Continuing the fight for equal rights!
According to the Merriam-Webster Dictionary, affirmative action is “an active effort to improve the employment or educational opportunities of members of minority groups and women; also: a similar effort to promote the rights or progress of other disadvantaged persons”. While the definition is accurate, it does not give voice to the struggle, strides, and progress that affirmative action has had for equal rights and opportunity.
Affirmative Action History
The enactment of affirmative action was the direct result of the Civil Rights Movement of the 1960’s and the fight for equal rights. The first use of the words affirmative action were used when President John F. Kennedy signed Executive Order 10925. According to the National Conference of State Legislatures the Executive Order said all government contractors were to “ take affirmative action to ensure that applicants are employed, and employees are treated during employment, without regard to their race, creed, color, or national origin”. This asserted the government’s stance that everyone deserved an equal opportunity. In 1965, President Lyndon B. Johnson took affirmative action a step further with Executive Order 11246, stating that any organization that received federal contracts or subcontracts must adhere to prohibiting employment discrimination based on religion, race, color, or national origin. Two years after executive 11246 was signed into law, President Johnson amended the executive order to prohibit employment discrimination based upon an individual’s sex.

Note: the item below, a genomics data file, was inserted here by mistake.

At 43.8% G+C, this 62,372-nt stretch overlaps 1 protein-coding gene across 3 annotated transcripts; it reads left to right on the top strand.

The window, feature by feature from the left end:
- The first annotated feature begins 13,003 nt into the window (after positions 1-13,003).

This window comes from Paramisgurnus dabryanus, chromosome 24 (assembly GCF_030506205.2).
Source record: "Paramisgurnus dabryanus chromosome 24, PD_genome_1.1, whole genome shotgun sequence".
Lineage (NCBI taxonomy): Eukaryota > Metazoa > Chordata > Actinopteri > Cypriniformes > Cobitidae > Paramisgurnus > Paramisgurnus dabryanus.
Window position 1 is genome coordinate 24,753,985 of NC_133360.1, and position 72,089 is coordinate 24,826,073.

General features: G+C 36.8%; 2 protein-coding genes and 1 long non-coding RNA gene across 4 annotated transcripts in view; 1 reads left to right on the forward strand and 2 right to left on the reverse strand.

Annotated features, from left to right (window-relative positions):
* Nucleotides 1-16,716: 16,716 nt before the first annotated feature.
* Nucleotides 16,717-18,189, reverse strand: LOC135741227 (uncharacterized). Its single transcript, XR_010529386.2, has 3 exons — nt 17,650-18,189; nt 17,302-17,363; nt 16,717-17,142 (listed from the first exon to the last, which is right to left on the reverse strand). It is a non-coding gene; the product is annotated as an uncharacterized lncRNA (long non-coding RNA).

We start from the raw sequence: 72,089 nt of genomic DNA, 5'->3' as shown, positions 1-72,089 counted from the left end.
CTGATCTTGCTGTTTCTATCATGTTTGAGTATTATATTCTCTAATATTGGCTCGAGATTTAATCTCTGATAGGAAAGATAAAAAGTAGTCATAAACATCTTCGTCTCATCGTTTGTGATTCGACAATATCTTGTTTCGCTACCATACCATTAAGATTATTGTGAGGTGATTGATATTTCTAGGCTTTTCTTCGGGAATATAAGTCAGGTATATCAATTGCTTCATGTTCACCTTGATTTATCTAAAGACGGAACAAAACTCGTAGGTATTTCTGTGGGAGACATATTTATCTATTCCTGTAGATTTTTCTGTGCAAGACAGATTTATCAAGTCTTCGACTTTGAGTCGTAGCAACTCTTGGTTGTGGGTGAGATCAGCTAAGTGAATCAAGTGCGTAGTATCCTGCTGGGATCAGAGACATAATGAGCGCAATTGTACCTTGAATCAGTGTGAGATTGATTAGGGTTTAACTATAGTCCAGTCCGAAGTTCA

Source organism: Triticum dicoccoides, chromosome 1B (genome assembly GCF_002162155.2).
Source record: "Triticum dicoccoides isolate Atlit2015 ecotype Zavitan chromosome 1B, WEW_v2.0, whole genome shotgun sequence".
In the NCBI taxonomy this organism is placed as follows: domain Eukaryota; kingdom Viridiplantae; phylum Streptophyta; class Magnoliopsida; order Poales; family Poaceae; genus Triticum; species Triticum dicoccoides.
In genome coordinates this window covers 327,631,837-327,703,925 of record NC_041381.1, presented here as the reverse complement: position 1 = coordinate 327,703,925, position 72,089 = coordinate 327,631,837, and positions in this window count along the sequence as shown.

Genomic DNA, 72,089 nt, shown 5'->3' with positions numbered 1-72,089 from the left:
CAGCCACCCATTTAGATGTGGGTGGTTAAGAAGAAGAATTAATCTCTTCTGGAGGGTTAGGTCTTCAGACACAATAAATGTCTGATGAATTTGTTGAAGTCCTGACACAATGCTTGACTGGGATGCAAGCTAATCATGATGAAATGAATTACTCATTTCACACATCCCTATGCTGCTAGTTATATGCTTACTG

Affirmative Action Outcome
While some think affirmative action has improved the workforce for minorities; others still feel that the gap is still too wide. Examples include the wage gap between men and women. In 2013, it was reported that women made only 78 cents to every dollar by caucasian men. African American women earn 64 cents while Hispanic women earn the least at just 56 cents to every dollar earned by caucasian men. Asian women are the exception, and earn the highest at 80 cents to every dollar.
In June 2014, unemployment rates reflected higher unemployment among minorities with African Americans having the highest unemployment rate of 10.7%, Hispanics at 7.8%, Caucasians at 5.3% , and Asians having the lowest unemployment rate of 5.1%.
Combat Employment Discrimination
At the Law Offices of Thomas More Holland, we believe that everyone deserves equal opportunities in life and in the workplace. If you’ve been a victim of employment discrimination contact us today so we can fight for your rights under the laws of affirmative action!
Related Tags: Affirmative Action | Fighting Employment Discrimination